Bicycle culture

Og jeg cyklede hjem til københaven

The 'nabe, Frederiksberg

The ‘nabe, Frederiksberg

Med en “lånt” cykel jeg op fra min fætter Mortens lejlighed på Nordre Fasanvej og gjort den velkendte venstre på Mariendalsvej, der ville tage mig til Centrum. Øjebliket jeg ramte fortovet, følte jeg en utrolig følelse, som jeg ikke havde følt i lang tid … jeg var konge af vejen igen. Nå, ligesom alle andre dansker. Mariendalsvej bliver til Ågade, Åboulevard, og derefter Gyldenløvesgade, og kører over vandet, indtil du begynder på HC Andersen Boulevard. Med vinden i ryggen skyde mig over vandet, var jeg overvældet. Min lille genvej er at drejer til venstre på Hammerichsgade, højre på Jarmers Plads til Sankt Peders Stræde, højre til Nørregade, og derefter venstre på Skindergade indtil jeg ankommer på Strøget. Jeg plejer at gå min cykel til springvandet hvis jeg møde nogen, spise, eller gå shopping. Som jeg parkeret nær springvandet følte jeg noget andet velkendt, helt sikkert noget, at hver New Yorker føler … at jeg var på et tidspunkt i midten af verden.


I had the chance to take two junkets to Copenhagen to visit my cousin this Year and had, as always, the time of my life.

Almost to the City Center

Almost to the City Center

I wrote above about the borrowed bicycle waiting for me and my nostalgic, familiar trip into the City Center. Having not been back to my second home in a while, I was not only overcome with joy from being back on a bicycle in Copenhagen, but also with a sense of calm, inspired determination from being “the king of the road” on that bicycle on that road. Biking in most other cities is not quite the same, and not just because they don’t have the infrastructure. The culture of being accepted on a bicycle, let alone being possibly the most preferenced mode of transportation, is unusual, and I would argue that

Origin of the borrowed bicycle...?

Origin of the borrowed bicycle…?

infrastructure is secondary to this culture. This is what makes cycling in a city truly great (though bike lanes don’t hurt). Cycling in Copenhagen also produces perhaps the most “local” experience. Everyone cycles, so drivers, straphangers (metro users), and even walkers experience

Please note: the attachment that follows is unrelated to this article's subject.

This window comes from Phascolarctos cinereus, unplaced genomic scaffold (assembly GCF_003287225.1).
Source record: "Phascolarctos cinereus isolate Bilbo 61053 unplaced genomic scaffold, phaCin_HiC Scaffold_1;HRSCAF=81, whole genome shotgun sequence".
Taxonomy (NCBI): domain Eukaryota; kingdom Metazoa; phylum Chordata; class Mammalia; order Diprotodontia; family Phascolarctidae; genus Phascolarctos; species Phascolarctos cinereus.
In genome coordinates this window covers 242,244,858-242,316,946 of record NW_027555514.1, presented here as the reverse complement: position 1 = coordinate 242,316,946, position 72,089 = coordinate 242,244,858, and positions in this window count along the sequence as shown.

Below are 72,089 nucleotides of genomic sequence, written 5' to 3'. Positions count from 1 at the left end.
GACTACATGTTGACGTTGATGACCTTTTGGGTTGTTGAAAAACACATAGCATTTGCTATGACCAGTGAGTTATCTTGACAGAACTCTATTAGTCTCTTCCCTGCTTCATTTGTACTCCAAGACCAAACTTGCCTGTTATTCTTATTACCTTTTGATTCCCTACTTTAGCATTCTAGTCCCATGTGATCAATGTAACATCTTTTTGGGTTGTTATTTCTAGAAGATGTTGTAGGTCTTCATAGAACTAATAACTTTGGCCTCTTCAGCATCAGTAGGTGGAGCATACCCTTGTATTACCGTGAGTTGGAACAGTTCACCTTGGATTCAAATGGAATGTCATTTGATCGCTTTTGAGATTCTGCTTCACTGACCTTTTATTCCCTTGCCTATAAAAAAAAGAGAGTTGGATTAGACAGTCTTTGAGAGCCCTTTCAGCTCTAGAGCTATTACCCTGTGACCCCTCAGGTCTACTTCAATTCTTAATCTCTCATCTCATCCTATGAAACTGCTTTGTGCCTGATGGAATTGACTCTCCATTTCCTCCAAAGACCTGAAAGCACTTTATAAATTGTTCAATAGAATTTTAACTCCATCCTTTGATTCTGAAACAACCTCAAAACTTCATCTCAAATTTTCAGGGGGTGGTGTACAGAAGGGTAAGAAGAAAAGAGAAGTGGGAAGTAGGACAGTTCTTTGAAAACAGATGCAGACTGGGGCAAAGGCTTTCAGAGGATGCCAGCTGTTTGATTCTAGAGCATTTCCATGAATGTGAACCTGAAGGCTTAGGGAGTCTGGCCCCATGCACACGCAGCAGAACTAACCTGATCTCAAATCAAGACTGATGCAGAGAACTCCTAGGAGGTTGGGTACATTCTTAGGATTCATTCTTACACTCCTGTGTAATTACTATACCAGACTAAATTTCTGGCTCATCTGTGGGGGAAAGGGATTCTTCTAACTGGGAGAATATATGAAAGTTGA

the city in a manner largely unlike a Copenhagener. As a fake local, I rarely have any other experience than on my bicycle, but I won’t forget the few hours I spent one day walking with a friend, and how different the experience was, of such familiar places to me. I felt like a tourist, and I hated it! How very un-Danish, one might argue. On the flip-side, for some reason I also biked around Amelienborg for the first time (it seems that I’ve always walked the area), and that experience was all the more dissimilar, and very special.


Thinking of the distinctions in the development of cycling systems between Copenhagen and New York, the latter of which notably has been fomented by the growth of Citibike – infrastructure in NYC is paramount to this

Cycling diplomacy!

Cycling diplomacy!

development, as we do not HAVE a cycling culture, let alone yellow cab, UberX, or suburban drivers who yield to cyclists on a given avenue (though Via drivers are mostly very polite). From the limited history of cycling in Copenhagen that I know, it was the *culture* that drove the infrastructure. In New York, we have needed and will continue to need infrastructure to give rise to such a culture, a culture of truly sharing the road. Exactly the reverse process. Thankfully, over the course of this year (nicely summed up in this older article Citi Bike to Begin Service in Queens and Expand Service in Brooklyn and Manhattan ), we began to seriously expand in the Outer Boroughs, including building 79 new stations in Brooklyn and 12 new stations in Long Island City (Queens). Having worked for the New York State Department of Transportation on highway engineering and planning in Long Island City, I can confirm that the neighborhood, exploding with commercial, retail, and residential growth, will substantially benefit from the Citibike option, particularly as